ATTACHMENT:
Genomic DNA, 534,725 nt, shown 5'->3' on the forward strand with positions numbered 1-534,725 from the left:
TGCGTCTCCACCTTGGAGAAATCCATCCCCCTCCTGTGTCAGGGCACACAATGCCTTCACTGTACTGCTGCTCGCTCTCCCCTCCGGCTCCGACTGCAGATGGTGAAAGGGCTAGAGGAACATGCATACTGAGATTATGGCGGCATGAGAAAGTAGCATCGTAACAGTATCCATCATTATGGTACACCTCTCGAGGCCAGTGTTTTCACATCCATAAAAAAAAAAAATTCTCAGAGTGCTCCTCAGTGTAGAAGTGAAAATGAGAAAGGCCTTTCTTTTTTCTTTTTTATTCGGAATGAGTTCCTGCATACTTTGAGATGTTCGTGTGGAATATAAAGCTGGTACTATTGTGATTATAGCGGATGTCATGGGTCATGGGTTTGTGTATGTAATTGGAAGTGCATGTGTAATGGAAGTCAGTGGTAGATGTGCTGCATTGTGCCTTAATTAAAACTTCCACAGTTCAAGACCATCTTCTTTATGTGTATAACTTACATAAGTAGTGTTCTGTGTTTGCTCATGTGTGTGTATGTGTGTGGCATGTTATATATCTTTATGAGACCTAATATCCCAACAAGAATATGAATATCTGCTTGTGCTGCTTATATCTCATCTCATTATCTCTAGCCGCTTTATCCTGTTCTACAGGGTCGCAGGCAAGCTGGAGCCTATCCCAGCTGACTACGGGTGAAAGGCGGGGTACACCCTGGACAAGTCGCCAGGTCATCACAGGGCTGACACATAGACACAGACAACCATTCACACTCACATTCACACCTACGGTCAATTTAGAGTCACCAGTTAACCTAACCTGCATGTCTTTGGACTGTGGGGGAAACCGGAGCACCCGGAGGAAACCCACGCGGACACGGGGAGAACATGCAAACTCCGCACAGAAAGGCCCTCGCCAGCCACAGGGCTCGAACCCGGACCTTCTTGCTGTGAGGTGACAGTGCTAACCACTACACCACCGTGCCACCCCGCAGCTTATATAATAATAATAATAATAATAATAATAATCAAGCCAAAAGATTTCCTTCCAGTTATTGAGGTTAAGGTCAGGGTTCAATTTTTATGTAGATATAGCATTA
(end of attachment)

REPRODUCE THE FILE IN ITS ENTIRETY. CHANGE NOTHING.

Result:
Genomic DNA, 534,725 nt, shown 5'->3' on the forward strand with positions numbered 1-534,725 from the left:
TGCGTCTCCACCTTGGAGAAATCCATCCCCCTCCTGTGTCAGGGCACACAATGCCTTCACTGTACTGCTGCTCGCTCTCCCCTCCGGCTCCGACTGCAGATGGTGAAAGGGCTAGAGGAACATGCATACTGAGATTATGGCGGCATGAGAAAGTAGCATCGTAACAGTATCCATCATTATGGTACACCTCTCGAGGCCAGTGTTTTCACATCCATAAAAAAAAAAAATTCTCAGAGTGCTCCTCAGTGTAGAAGTGAAAATGAGAAAGGCCTTTCTTTTTTCTTTTTTATTCGGAATGAGTTCCTGCATACTTTGAGATGTTCGTGTGGAATATAAAGCTGGTACTATTGTGATTATAGCGGATGTCATGGGTCATGGGTTTGTGTATGTAATTGGAAGTGCATGTGTAATGGAAGTCAGTGGTAGATGTGCTGCATTGTGCCTTAATTAAAACTTCCACAGTTCAAGACCATCTTCTTTATGTGTATAACTTACATAAGTAGTGTTCTGTGTTTGCTCATGTGTGTGTATGTGTGTGGCATGTTATATATCTTTATGAGACCTAATATCCCAACAAGAATATGAATATCTGCTTGTGCTGCTTATATCTCATCTCATTATCTCTAGCCGCTTTATCCTGTTCTACAGGGTCGCAGGCAAGCTGGAGCCTATCCCAGCTGACTACGGGTGAAAGGCGGGGTACACCCTGGACAAGTCGCCAGGTCATCACAGGGCTGACACATAGACACAGACAACCATTCACACTCACATTCACACCTACGGTCAATTTAGAGTCACCAGTTAACCTAACCTGCATGTCTTTGGACTGTGGGGGAAACCGGAGCACCCGGAGGAAACCCACGCGGACACGGGGAGAACATGCAAACTCCGCACAGAAAGGCCCTCGCCAGCCACAGGGCTCGAACCCGGACCTTCTTGCTGTGAGGTGACAGTGCTAACCACTACACCACCGTGCCACCCCGCAGCTTATATAATAATAATAATAATAATAATAATAATCAAGCCAAAAGATTTCCTTCCAGTTATTGAGGTTAAGGTCAGGGTTCAATTTTTATGTAGATATAGCATTA